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  • In conclusion our results provide a new


    In conclusion, our results provide a new mechanistic insight into the signaling pathways mediating TDCIPP-induced apoptosis in cultured neuronal cells. We showed that TDCIPP-induced neuronal cell cytotoxicity and death are mediated via the ER stress-regulated apoptotic pathway, wherein the induction of p-eIF2a, GRP 78, ATF-4, and CHOP expression and the subsequent increase in the apoptotic ratio and caspase-3 activation are critical events. Moreover, these adverse outcomes could be attenuated by the antioxidant NAC. Therefore, the ROS-triggered ER stress signaling pathway plays an important role in TDCIPP-induced neuronal cell apoptosis. Although the present study represents a significant contribution to our understanding of the toxicity and the apoptotic pathways of TDCIPP in cultured neuronal px12 sale in vitro, it is likely that general populations are subject to chronic exposure. Moreover, recent studies suggest that infants are commonly exposed to TDCIPP, potentially at levels higher than adults (Hoffman et al., 2015); further, TDCIPP has been detected in human placenta (Ding et al., 2016). Hence, more work is necessary to determine if the levels of exposure are associated with adverse health impacts among the general population, and particularly whether there are effects on the developing nervous system in children.
    Declaration of interest
    Acknowledgments This work was supported by the Strategic Priority Research Program of the Chinese Academy of Sciences [grant number XDB14040103] and the National Natural Science Foundation of China [grant numbers 21237005, 21577168].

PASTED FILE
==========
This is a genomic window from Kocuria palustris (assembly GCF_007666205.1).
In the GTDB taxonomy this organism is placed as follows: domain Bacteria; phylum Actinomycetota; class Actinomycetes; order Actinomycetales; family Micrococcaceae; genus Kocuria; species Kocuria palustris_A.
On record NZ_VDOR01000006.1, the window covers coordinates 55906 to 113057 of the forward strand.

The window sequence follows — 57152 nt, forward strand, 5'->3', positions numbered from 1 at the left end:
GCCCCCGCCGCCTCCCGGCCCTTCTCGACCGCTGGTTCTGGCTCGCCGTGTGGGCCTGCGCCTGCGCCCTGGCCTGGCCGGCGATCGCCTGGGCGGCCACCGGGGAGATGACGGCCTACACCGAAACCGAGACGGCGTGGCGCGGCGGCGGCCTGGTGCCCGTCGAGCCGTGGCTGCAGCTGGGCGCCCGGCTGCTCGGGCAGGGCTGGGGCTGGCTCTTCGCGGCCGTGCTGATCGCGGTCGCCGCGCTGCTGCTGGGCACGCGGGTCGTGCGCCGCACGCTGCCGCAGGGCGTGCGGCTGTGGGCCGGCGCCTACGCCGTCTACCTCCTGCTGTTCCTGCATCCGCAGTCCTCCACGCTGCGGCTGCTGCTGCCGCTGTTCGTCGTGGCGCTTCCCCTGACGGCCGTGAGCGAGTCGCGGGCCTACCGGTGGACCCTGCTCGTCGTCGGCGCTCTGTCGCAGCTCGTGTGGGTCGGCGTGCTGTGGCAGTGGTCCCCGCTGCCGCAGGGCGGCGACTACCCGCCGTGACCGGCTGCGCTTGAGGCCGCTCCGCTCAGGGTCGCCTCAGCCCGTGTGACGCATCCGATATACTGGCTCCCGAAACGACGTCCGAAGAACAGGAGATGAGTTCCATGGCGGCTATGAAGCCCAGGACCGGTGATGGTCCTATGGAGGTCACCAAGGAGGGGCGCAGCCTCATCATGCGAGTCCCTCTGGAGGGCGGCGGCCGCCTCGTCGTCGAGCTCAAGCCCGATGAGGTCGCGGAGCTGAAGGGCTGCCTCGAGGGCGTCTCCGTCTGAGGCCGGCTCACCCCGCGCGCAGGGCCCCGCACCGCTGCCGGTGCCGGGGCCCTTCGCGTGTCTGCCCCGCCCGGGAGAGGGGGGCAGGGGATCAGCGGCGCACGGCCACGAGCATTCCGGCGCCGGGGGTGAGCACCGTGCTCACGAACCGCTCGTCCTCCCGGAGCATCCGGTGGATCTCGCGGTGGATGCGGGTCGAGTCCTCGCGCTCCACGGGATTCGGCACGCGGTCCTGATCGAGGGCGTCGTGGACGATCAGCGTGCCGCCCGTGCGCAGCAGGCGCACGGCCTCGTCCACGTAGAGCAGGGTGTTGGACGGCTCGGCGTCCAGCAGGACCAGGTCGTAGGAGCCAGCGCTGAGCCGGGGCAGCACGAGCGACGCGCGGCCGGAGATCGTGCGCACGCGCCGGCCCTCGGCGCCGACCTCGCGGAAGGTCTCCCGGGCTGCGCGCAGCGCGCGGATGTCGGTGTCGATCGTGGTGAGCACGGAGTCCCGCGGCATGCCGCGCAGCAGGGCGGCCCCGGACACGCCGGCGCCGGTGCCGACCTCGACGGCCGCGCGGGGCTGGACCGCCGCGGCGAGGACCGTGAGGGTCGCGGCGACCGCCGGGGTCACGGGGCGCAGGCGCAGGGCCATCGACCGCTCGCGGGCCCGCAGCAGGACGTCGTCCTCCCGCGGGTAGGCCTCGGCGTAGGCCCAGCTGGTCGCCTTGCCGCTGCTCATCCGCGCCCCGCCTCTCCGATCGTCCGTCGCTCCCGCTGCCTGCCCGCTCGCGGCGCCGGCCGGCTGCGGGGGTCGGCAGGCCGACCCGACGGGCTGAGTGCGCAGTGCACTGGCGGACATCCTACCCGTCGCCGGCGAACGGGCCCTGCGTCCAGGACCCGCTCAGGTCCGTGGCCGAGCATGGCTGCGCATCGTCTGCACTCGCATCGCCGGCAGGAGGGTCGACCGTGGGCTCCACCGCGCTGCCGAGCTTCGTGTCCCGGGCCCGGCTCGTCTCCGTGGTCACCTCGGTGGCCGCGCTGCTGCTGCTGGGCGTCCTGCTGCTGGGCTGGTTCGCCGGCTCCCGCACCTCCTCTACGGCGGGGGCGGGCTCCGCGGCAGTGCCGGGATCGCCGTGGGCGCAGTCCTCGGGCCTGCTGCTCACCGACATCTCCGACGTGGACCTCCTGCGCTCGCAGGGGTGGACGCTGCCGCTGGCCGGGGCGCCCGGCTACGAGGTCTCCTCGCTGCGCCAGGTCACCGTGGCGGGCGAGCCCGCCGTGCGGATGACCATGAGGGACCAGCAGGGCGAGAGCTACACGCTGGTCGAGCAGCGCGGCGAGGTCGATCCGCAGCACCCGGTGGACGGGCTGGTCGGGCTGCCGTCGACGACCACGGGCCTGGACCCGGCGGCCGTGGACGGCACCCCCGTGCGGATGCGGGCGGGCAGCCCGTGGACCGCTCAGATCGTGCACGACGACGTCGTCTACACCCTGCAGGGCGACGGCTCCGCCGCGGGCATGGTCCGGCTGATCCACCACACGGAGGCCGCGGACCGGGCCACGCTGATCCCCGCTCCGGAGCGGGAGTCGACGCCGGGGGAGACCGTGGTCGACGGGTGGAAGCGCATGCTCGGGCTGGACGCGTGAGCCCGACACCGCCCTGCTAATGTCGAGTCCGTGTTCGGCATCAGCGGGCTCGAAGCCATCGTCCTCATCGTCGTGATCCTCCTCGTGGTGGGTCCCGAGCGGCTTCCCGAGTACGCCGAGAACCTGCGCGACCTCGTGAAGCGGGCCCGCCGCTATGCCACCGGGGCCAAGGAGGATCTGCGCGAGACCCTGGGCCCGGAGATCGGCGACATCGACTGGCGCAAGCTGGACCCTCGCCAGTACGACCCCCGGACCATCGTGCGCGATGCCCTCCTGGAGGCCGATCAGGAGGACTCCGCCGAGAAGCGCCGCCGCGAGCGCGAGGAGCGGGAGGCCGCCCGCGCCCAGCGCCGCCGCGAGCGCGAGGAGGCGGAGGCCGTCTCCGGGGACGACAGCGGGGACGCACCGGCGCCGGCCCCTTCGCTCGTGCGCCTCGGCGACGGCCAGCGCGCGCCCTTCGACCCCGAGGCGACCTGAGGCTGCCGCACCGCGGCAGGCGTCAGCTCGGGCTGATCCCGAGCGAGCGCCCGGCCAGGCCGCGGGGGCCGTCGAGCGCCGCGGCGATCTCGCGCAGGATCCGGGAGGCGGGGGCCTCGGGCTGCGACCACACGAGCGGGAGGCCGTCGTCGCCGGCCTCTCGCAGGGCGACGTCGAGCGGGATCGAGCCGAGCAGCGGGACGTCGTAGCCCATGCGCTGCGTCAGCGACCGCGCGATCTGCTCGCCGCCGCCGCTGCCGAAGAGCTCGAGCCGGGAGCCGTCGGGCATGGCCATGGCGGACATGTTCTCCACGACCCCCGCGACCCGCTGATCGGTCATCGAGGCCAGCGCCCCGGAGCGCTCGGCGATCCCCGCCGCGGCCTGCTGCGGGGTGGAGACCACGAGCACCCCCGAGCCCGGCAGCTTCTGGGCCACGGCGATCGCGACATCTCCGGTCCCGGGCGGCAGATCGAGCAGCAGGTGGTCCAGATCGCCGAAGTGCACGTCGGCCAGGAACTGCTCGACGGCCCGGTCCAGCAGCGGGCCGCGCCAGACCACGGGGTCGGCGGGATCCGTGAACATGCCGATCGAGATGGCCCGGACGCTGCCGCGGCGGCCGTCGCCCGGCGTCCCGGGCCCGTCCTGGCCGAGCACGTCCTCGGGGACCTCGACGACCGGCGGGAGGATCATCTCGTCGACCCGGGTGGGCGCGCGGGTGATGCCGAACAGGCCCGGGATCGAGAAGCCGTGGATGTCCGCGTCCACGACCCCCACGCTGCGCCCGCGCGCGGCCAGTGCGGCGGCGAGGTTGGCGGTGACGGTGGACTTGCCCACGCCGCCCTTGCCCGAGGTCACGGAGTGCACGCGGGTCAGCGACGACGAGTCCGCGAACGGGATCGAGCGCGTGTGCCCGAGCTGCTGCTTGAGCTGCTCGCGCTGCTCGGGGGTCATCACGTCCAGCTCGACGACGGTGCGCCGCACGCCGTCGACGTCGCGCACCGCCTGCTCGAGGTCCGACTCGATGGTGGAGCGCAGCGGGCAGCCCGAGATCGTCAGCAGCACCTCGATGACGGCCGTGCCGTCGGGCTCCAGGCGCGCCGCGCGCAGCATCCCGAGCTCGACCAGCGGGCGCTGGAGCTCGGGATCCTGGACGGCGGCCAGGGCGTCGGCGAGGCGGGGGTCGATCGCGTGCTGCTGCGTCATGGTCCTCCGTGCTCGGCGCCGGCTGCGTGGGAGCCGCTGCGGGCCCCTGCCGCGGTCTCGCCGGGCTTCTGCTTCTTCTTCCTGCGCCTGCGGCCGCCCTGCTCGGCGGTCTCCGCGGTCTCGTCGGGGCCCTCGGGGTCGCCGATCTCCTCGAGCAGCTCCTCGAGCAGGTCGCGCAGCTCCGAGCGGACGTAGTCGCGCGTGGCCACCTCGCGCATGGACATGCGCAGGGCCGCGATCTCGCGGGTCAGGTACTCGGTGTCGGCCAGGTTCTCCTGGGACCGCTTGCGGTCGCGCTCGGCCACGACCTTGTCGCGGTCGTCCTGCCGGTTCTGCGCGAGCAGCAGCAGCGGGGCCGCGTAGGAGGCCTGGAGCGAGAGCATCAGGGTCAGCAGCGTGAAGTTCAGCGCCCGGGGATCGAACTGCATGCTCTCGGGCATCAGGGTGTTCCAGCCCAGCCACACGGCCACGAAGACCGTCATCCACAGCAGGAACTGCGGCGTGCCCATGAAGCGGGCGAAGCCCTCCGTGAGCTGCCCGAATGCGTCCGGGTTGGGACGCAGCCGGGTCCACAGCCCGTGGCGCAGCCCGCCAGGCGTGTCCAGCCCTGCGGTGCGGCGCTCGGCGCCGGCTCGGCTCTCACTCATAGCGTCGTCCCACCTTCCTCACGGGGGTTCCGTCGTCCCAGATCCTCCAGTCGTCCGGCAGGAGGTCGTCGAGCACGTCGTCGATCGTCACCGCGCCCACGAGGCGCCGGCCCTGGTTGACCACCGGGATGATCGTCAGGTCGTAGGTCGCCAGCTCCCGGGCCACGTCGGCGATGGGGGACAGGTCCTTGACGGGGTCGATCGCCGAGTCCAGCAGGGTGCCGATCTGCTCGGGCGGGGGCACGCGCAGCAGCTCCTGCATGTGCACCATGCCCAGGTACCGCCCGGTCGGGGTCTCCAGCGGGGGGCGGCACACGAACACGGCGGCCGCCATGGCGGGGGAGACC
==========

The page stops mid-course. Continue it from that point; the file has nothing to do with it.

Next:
Introduction Chronic cerebral hypoperfusion (CCH) can result from disorders affecting the cerebral vascular system, including hypertension, diabetes, generalized atherosclerosis, and smoking (Meyer et al., 2000; Valerio Romanini et al., 2013). It is a critical risk factor for both Alzheimer disease (AD) and vascular dementia (VaD) (Pimentel-Coelho et al., 2013; Zhao and Gong, 2015). The mechanisms underlying the cognitive impairment caused by CCH have recently been widely reported, including neuron damage, white matter lesions and the inflammatory response (Zou et al., 2017). Autophagy and the energy sensing AMPK signaling pathways are both associated with this type of cognitive dysfunction (Zou et al., 2017). However, the effect of these two mechanisms together in a rat model of vascular dementia is not well understood. Additionally, little is known about the relationship between the autophagy and the energy sensing AMPK signal pathway. CCH induced progressive degeneration of nerve cells eventually leading to dementia. Bilateral common carotid artery occlusion (2VO) has been widely used in rodents to replicate CCH as well as progressive neuronal degeneration. 2VO leads to early CBF reductions, approximately 66% in the cortex and 48% in the hippocampus after 2.5 h (Neto et al., 2005). This animal model exhibits many features resembling those of human AD and VaD (He et al., 2012). Now, we found that degenerating neurons after CCH likely resulted from proteasomal dysfunction. In addition, metabolic alterations, excitotoxicity, and oxidative stress are often described. All of the latter could participate in the deregulation of AMP-activated protein kinase (AMPK) that was reported to occur in some neurodegenerative diseases including Alzheimer’s (AD), Parkinson’s (PD) and amyotrophic lateral sclerosis (ALS) (Domise and Vingtdeux, 2016), while its function in CCH is largely unknown. Interestingly, accumulating reports have shown that lysosomal-dependent catabolic program, autophagy, plays important roles in macromolecular nutrient degradation related to CCH, such as glycogen and lipid droplets. Autophagy is an evolutionarily conserved process that regulates the turnover of cellular constituents through an autophagosomal-lysosomal pathway, which is an intracellular bulk degradation process whereby long-lived cytosolic proteins and organelles are degraded and recycled (Levine and Klionsky, 2004). Autophagy is also rapidly activated in neurons exposed to hypoxic (Zhu et al., 2005) or excitotoxic stimuli (Wang et al., 2008) and after closed head injury or focal cerebral ischemia (Rami et al., 2008). Although autophagy is considered primarily a homeostatic response, excessive autophagic activity may destroy portions of the cytosol and organelles, leading to a total collapse of all cellular functions. Because of its dual role in cell survival and death, whether enhanced autophagy is part of the death or survival mechanism(s) is still a matter of debate (Li et al., 2013). AMPK and eIF2α/ATF4 pathway are major regulator/activators of autophagy responding to energy deficit (Takagi et al., 2007). Activation of AMPK and eIF2α/ATF4 pathway results in decreased mTOR activity and increased autophagy (Jung et al., 2010). In this study, we examined the involvement of energy sensing AMPK signal and autophagy in neuronal degeneration after 2VO.